# Rational Numbers Set Is Dense

**If we think of the rational numbers as dots on the**

**Rational numbers set is dense**.
> else the rational numbers are not dense in the reals thus that between > any two irrational numbers there is a rational number.
I'm being asked to prove that the set of irrational number is dense in the real numbers.
This is from fitzpatrick's advanced calculus, where it has already been shown that the rationals are dense in \\mathbb{r}:

For every real number x and every epsilon > 0 there is a rational number q such that d( x , q ) < epsilon. X is called the real part and y is called the imaginary part. Then y is said to be \dense in x.

1.7.2 denseness (or density) of q in r we have already mentioned the fact that if we represented the rational numbers on the real line, there would be many holes. We will now look at a new concept regarding metric spaces known as dense sets which we define below. Density of rational numbers date:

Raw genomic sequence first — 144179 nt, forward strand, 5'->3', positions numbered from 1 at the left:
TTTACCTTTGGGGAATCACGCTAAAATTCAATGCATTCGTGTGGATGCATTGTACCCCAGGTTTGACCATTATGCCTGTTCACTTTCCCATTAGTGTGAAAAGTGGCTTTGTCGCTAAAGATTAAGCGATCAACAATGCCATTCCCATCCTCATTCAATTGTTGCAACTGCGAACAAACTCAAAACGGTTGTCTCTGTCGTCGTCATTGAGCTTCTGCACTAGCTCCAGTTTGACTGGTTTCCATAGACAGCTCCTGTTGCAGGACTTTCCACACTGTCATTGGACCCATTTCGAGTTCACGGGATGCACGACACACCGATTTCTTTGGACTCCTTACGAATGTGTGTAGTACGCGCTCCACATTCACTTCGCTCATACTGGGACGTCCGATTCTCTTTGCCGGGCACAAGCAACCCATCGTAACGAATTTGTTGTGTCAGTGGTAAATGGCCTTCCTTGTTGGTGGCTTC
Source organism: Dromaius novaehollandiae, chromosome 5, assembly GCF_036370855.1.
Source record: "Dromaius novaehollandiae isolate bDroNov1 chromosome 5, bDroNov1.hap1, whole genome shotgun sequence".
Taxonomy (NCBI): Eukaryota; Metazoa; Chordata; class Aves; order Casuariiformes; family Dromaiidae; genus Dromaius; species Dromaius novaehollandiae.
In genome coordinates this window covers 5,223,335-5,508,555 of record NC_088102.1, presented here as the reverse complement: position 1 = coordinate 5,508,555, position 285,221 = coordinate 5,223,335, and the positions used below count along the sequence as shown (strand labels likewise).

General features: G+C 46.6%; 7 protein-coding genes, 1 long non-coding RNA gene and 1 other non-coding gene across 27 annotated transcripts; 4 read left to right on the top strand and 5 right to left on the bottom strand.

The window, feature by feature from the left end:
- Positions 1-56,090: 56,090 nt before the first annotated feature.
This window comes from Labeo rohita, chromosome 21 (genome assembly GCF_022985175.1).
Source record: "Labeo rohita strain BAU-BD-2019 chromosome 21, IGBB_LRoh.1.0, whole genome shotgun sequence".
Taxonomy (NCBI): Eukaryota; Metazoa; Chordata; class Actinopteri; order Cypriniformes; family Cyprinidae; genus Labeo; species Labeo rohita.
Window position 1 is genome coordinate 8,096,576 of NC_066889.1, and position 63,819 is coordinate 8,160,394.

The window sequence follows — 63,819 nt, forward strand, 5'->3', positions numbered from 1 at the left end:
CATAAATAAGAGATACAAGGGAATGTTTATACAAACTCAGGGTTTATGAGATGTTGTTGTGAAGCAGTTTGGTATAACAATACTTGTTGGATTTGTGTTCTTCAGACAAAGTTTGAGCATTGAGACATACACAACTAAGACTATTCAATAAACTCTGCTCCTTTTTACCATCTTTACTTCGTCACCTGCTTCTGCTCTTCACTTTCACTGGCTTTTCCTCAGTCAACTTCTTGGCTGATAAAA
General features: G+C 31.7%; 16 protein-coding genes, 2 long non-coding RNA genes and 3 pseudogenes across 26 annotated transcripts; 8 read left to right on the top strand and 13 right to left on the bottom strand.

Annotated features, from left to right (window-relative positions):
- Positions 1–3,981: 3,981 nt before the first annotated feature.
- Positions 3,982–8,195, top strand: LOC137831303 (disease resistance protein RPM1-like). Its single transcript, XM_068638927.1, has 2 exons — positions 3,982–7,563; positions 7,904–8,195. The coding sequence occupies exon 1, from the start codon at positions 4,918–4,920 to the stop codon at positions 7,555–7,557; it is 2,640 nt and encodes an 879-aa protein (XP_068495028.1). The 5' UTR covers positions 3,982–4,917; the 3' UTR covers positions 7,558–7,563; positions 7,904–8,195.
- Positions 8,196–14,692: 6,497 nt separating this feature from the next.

As you can see in the figure above, no matter how densely packed the number line is, you can always find more rational numbers to put in between other rationals. While i do understand the general idea of the proof: The set of rational numbers is dense. i know what rational numbers are thanks to my algebra textbook and your question sites.

The real numbers are complex numbers with an imaginary part of zero. There's a clearly defined notion of a dense order in mathematics and the rational numbers are a dense ordered set. For example, the rational numbers q \mathbb{q} q are dense in r \mathbb{r} r, since every real number has rational numbers that are arbitrarily close to it.

Some examples of irrational numbers are $$\sqrt{2},\pi,\sqrt[3]{5},$$ and for example $$\pi=3,1415926535\ldots$$ comes from the relationship between the length of a circle and its diameter. Complex numbers, such as 2+3i, have the form z = x + iy, where x and y are real numbers. Math, i am wondering what the following statement means: